Friday, February 17, 2017

News about sea ice continues to be bleak

I made a posting about the sea ice extent recently, but there has been so much bad news since then that I felt I needed to do an update already. A recent article in Climate Central discussed how the sea ice extent has hit record lows on both poles, although the situation in the south is much more complicated than in the north and the ice loss there may not be due entirely to climate change.

The extent of the sea ice is dependent on many things, but so many things have turned negative that we find ourselves in the situation of hoping for a low-probability series of events to help it recover. There may be a surge this summer because one of the factors in the extent is the summer weather. If the weather is cold and cloudy this summer, expect to see some recovery. Personally, the best I am expecting is that it will be bad, but not as bad as expected. And, that is the low probability scenario I was speaking of. Hopefully, I'll be wrong.

Here are some graphics to show how bad the ice is. These come from the Pan-Arctic Ice Ocean Modeling and Assimilation System (PIOMAS). You can find a discussion on these figures on the Arctic Sea Ice Blog.

This first shows the ice volume anomaly plotted against time since 1980, revealing a strongly negative trend line.

Ice Volume vs. Time 1980 - Jan 2017

The next plot shows the ice volume as a function of year and allows for year-to-year comparisons. The red line shows the data for 2017 and shows it is lower than any other year.

Ice Volume vs Time of Year

This is an interesting plot. It shows a plot of monthly ice volume versus years and has been dubbed the Arctic Death Spiral. Each colored line represents a given month and is plotted to show how the volume each month has changed as a function of time. The year 1979 is located at the 12 o'clock position and the years advance clockwise until 2017, which is located at about the 11:00 position. This plot is very useful to compare the ice volume between different months. For instance, the red line represents the ice volume for January while the black line is for September, the month with the minimum ice extent. Comparing the two lines shows there was only one year in the 1980s, 1981, where the minimum extent was less than the current January extent, a month when we should be approaching maximum extent. So, we can see how the maximum extent today is approximately the minimum extent of the 1980s.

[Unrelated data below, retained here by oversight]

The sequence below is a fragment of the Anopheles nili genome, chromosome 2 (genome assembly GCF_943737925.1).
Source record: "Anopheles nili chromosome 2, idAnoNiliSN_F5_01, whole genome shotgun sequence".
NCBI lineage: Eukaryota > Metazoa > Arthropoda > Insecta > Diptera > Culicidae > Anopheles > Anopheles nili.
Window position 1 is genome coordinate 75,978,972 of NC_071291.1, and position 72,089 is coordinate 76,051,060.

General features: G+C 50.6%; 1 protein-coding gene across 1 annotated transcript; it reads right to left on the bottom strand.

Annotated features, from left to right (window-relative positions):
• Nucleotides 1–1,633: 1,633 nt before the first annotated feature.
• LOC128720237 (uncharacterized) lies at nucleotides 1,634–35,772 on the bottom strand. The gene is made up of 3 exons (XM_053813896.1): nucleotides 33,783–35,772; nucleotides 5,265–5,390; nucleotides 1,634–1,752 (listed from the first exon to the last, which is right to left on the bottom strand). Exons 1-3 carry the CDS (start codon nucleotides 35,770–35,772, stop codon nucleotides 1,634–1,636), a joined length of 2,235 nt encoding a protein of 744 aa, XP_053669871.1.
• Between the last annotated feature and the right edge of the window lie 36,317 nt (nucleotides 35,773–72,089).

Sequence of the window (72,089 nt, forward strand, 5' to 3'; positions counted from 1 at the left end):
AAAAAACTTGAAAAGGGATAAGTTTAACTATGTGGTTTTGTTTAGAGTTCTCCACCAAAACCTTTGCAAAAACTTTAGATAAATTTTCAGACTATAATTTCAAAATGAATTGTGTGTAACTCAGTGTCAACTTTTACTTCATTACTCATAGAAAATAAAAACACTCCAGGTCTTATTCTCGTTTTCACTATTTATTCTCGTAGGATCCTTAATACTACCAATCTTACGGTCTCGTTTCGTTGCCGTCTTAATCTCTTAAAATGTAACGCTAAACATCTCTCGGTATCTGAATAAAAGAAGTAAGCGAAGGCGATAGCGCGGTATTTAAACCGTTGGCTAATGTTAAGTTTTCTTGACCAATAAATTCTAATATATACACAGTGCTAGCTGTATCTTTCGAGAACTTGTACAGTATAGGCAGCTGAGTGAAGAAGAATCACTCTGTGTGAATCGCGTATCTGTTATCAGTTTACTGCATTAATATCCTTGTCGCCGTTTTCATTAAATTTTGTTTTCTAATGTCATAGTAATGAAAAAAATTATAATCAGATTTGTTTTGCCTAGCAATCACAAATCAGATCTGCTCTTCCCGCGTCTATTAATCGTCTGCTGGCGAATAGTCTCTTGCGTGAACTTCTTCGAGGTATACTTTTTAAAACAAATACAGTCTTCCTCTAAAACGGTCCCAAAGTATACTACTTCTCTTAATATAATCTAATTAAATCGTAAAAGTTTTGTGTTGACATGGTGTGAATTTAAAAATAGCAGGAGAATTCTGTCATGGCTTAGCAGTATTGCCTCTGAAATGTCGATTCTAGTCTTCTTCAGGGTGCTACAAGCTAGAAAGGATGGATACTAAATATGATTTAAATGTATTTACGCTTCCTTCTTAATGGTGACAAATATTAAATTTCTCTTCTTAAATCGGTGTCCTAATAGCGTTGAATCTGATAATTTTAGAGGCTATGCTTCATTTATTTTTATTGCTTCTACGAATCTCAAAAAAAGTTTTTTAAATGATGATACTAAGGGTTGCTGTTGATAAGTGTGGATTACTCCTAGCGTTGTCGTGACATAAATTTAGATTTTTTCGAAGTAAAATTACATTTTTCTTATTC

This plot is from the Polar Portal, a collaborative effort of Danish research institutions, and shows the ice thickness. The cooler temperature (blues and purples) are areas with thinner the ice which formed this year (up to about 2 meters thick). The red and white areas and the thickest areas and represents the oldest ice (over 4 meters thick). The entire center of this map should be red and white. Instead, the old ice is limited to an area north of Greenland where it is concentrated by winds and currents. The blue and purple areas will certainly melt this summer. The green and yellow are vulnerable. If left to themselves, they could melt. However, storms and waves are likely to pile up the ice so there is only a small chance we would see all of that ice melt. The red and white areas may get thinner, but are not likely to melt completely.

Source: Polar Portal

This is the current plot of the ice extent from the National Snow and Ice Data Center (NSIDC). The darker (complete curve) line is for 2015 while the red line is for 2016. The light blue (incomplete curve) line is for 2017 to date. At the time, 2015 reached the lowest maximum extent ever recorded. That record last one year until the new lowest maximum extent ever recorded occurred in the spring of 2016. So far, 2017 is tracking significantly lower than either of those years. If the trend continues for the next few weeks, we will see a new lowest maximum extent. I've already gone on record as predicting it will come in at around 14.2 million square kilometers and I think I will stick with the prediction.

Source: NSIDC

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